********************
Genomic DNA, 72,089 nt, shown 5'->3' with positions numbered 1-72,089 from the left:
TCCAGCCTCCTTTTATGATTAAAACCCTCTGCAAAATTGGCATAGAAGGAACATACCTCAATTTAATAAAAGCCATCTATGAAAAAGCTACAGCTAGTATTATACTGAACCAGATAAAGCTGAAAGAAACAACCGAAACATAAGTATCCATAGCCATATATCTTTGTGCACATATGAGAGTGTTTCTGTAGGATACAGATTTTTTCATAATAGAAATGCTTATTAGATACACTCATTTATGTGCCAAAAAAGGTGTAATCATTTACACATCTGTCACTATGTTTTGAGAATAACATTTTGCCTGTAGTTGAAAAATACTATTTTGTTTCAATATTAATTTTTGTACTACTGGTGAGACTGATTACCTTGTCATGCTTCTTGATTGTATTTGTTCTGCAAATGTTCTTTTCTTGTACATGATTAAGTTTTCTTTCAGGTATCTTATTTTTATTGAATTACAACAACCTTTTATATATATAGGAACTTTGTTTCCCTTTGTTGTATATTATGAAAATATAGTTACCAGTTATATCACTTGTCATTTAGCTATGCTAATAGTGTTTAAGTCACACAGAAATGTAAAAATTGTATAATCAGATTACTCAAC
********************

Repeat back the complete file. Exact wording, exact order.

Genomic DNA, 72,089 nt, shown 5'->3' with positions numbered 1-72,089 from the left:
TCCAGCCTCCTTTTATGATTAAAACCCTCTGCAAAATTGGCATAGAAGGAACATACCTCAATTTAATAAAAGCCATCTATGAAAAAGCTACAGCTAGTATTATACTGAACCAGATAAAGCTGAAAGAAACAACCGAAACATAAGTATCCATAGCCATATATCTTTGTGCACATATGAGAGTGTTTCTGTAGGATACAGATTTTTTCATAATAGAAATGCTTATTAGATACACTCATTTATGTGCCAAAAAAGGTGTAATCATTTACACATCTGTCACTATGTTTTGAGAATAACATTTTGCCTGTAGTTGAAAAATACTATTTTGTTTCAATATTAATTTTTGTACTACTGGTGAGACTGATTACCTTGTCATGCTTCTTGATTGTATTTGTTCTGCAAATGTTCTTTTCTTGTACATGATTAAGTTTTCTTTCAGGTATCTTATTTTTATTGAATTACAACAACCTTTTATATATATAGGAACTTTGTTTCCCTTTGTTGTATATTATGAAAATATAGTTACCAGTTATATCACTTGTCATTTAGCTATGCTAATAGTGTTTAAGTCACACAGAAATGTAAAAATTGTATAATCAGATTACTCAAC